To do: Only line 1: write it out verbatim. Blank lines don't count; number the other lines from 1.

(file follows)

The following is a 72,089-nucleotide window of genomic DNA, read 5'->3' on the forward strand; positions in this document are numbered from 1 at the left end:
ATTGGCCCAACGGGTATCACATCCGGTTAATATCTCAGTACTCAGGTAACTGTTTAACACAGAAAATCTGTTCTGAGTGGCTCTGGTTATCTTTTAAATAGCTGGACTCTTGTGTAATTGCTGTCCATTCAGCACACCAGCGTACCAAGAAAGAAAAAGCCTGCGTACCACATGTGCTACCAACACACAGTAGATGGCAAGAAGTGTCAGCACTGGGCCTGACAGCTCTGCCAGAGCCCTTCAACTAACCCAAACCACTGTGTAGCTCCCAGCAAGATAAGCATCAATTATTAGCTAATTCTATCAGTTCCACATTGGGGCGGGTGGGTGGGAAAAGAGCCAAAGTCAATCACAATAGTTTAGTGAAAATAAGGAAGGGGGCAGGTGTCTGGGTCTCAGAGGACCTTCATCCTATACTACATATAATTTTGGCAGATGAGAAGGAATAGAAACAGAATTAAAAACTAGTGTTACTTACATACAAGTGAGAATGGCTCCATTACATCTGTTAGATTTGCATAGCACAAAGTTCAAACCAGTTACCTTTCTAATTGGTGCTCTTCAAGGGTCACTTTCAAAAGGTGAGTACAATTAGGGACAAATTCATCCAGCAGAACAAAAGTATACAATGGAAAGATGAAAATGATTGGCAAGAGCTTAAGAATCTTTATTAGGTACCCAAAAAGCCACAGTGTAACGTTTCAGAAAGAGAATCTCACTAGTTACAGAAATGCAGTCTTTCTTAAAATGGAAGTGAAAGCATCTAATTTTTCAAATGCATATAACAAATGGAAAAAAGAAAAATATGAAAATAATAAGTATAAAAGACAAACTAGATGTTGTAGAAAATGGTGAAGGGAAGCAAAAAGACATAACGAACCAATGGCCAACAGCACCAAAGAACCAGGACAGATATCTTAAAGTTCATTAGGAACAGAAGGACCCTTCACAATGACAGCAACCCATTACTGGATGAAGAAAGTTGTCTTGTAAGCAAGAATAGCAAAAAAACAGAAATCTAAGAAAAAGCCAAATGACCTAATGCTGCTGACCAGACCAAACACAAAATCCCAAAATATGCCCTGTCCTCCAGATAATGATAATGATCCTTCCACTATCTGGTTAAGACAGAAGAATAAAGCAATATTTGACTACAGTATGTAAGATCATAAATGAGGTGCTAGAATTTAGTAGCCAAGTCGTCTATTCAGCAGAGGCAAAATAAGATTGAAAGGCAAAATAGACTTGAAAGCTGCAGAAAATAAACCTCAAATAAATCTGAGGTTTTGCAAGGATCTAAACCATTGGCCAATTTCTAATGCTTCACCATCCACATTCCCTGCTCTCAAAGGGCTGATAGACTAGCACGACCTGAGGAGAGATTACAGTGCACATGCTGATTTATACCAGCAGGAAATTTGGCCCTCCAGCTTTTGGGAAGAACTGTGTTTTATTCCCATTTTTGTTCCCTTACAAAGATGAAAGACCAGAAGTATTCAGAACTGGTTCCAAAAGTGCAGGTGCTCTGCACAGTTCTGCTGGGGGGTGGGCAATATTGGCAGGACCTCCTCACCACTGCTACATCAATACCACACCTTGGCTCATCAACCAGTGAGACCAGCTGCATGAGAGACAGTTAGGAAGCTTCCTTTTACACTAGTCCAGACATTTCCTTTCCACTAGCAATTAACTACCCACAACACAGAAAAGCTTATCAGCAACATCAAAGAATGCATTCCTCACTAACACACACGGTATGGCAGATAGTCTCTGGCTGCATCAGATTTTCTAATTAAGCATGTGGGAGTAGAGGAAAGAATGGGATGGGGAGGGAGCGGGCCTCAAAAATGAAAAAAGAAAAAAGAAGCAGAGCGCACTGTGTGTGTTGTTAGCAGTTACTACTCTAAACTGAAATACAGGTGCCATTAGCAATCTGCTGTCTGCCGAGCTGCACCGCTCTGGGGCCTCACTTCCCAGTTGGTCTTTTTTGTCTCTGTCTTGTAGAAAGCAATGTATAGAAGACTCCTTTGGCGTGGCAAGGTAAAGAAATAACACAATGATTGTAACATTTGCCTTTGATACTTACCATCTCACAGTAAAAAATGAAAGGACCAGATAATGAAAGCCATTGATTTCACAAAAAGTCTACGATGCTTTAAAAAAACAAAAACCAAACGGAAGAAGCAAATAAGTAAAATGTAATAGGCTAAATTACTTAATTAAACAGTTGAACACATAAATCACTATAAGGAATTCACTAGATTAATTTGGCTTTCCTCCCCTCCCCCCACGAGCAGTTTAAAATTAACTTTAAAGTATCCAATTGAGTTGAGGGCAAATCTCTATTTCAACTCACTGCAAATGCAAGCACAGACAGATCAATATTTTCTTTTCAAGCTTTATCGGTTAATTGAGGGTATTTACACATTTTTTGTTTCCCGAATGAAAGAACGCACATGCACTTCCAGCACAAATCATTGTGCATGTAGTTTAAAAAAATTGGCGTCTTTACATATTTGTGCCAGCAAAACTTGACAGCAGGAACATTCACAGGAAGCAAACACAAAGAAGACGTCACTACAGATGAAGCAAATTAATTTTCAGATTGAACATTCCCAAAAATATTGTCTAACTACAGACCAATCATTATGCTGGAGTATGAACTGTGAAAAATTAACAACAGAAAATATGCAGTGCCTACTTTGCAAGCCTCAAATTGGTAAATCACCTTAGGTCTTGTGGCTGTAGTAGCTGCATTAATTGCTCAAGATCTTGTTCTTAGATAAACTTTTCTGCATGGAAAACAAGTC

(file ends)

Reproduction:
The following is a 72,089-nucleotide window of genomic DNA, read 5'->3' on the forward strand; positions in this document are numbered from 1 at the left end: